As long as everything is neat and tidy, there’s little reason for anyone to be too concerned about the life of another. Do you really care? About the young mother you pass heading in to the grocery store, who still took the time to try to hold the door open for you, even though she was juggling a toddler and a bag of fruit? Or the old man sitting on the park bench who smiled at you when you walked by? How about your cousin, the one you really don’t have much in common with but familial ties, who you haven’t spoken to in seven or eight months? When everything is circulating properly, reporters, police officers, analysts and investigators circulate within their own spheres. Once that sweet, sticky, red, metallic-smelling substance becomes smeared and slashed and unkempt, a swarm arrives. You will get sucked in, you can’t help put get sucked in. Life has spilled out, so a life must be reassembled. It simply will not do to let it splatter and spray and dry. It is not orderly or attractive.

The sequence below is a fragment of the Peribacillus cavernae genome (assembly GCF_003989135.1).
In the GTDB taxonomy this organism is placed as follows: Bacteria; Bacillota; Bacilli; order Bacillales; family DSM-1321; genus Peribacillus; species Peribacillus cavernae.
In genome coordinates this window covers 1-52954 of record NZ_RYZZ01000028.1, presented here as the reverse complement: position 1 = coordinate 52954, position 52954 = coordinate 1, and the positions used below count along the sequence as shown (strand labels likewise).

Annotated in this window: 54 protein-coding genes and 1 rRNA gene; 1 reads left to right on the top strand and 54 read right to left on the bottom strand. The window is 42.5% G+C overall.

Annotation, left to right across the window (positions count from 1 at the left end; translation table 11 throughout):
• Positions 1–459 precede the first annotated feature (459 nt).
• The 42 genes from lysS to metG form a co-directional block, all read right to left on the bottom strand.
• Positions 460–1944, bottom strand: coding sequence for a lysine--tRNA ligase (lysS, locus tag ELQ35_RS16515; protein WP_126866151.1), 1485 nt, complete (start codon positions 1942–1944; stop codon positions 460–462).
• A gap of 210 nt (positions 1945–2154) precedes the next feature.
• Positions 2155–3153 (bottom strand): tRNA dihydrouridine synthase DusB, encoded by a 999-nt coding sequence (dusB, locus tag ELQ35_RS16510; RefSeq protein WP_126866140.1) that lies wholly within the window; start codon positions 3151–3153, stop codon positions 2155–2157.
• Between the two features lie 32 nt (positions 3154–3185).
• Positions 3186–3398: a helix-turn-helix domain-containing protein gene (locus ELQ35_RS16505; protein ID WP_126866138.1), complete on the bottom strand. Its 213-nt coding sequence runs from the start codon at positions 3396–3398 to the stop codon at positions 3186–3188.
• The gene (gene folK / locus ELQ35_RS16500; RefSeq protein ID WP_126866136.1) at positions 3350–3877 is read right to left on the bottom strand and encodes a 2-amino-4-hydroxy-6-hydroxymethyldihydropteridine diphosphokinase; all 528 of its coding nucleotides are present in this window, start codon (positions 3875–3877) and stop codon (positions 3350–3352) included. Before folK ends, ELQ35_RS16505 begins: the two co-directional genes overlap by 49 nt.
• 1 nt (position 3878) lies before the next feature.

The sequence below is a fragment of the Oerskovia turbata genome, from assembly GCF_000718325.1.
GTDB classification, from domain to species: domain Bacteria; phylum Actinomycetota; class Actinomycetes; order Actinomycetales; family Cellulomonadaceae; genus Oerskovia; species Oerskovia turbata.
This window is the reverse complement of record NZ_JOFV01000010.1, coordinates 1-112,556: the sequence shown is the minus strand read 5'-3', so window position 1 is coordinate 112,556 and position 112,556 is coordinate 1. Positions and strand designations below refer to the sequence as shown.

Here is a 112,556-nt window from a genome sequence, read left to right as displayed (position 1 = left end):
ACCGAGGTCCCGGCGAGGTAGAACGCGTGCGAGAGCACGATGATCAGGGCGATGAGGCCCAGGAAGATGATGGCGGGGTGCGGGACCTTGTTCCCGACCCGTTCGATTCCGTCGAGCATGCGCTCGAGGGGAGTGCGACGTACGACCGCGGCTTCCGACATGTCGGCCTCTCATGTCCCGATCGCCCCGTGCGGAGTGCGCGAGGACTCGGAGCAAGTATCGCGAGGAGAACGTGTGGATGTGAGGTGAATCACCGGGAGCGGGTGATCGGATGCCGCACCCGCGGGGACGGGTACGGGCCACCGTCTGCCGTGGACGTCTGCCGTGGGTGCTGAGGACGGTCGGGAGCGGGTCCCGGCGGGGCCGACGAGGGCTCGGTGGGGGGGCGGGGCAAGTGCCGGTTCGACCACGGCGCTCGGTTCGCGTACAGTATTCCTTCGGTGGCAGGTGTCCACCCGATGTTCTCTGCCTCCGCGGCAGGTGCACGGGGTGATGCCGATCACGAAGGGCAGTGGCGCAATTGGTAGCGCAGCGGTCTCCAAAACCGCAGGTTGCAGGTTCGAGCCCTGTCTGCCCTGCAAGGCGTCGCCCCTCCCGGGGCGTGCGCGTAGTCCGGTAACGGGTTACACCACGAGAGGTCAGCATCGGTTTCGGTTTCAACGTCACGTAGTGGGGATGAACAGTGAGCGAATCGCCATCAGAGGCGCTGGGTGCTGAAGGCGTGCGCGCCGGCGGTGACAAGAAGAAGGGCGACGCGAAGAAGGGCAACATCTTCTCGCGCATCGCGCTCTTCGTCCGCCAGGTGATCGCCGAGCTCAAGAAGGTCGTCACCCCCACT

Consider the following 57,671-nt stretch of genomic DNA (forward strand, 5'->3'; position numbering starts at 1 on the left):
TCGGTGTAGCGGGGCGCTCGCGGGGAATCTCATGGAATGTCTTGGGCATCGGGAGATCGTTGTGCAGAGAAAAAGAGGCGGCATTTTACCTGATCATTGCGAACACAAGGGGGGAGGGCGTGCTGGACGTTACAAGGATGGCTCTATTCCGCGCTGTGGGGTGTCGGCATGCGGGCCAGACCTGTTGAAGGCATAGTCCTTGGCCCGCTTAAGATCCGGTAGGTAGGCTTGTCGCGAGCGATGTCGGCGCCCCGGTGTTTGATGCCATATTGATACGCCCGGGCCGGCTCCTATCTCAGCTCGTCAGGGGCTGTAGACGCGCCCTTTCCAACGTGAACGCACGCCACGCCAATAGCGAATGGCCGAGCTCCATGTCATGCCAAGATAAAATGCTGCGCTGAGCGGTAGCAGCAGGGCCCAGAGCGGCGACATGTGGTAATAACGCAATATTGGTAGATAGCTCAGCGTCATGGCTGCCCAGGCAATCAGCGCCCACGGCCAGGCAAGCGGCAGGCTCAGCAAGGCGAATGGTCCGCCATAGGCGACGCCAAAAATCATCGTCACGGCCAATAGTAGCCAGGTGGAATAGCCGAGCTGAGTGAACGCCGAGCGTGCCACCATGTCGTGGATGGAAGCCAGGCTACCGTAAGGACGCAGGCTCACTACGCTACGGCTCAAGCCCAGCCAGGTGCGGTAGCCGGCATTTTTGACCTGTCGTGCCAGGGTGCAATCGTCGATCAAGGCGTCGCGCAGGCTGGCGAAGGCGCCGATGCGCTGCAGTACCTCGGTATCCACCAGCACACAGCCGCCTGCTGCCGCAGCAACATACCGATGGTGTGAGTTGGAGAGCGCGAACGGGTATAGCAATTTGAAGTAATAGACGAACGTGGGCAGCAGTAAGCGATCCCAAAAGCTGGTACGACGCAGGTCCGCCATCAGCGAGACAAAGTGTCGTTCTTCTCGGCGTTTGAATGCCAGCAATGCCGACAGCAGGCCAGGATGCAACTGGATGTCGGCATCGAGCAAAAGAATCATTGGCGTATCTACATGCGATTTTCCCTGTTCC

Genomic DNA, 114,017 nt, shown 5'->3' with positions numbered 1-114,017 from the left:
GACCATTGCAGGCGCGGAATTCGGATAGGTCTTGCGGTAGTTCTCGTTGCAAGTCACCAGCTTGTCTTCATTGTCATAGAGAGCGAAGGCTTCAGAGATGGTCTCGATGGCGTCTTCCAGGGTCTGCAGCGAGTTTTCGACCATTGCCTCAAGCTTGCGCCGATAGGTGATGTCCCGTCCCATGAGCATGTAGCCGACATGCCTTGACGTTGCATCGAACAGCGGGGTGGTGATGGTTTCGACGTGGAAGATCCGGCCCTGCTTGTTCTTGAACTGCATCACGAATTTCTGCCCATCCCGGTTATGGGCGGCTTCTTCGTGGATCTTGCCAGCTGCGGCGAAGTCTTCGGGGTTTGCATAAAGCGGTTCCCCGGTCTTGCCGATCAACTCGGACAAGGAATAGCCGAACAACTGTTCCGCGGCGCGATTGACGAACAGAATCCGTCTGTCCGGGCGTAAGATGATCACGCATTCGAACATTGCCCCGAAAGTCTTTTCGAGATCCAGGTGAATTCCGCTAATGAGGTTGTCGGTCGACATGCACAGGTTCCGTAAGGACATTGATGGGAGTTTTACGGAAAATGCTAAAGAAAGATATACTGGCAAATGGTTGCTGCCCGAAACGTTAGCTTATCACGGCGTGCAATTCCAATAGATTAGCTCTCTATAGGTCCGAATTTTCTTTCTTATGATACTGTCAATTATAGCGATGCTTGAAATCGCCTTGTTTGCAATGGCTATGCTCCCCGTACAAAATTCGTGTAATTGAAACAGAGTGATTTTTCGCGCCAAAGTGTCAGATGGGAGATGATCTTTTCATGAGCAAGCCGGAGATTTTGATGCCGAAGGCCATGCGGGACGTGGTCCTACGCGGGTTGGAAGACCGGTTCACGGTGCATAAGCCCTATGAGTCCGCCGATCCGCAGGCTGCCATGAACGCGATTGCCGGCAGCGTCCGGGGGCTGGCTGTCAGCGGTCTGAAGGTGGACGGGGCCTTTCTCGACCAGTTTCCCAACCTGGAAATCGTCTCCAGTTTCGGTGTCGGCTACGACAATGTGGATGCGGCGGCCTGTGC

Everything is picked apart. Everything is dissected. If you can’t keep your life orderly and it spills out onto the carpet or the sidewalk or the ground, they will come and methodically recreate your life until the pieces make sense again and order can be restored. They will make sense of the chaos because someone must and suddenly you, too, will find you have something to say about the young mother or the man or the cousin. Because you have to, because you must, because how could they let that sweet essence out like that? You work so hard to keep your own blood in, like maybe if you can reflect enough on their own misfortune, you could dodge a similar fate. But it all comes out, eventually.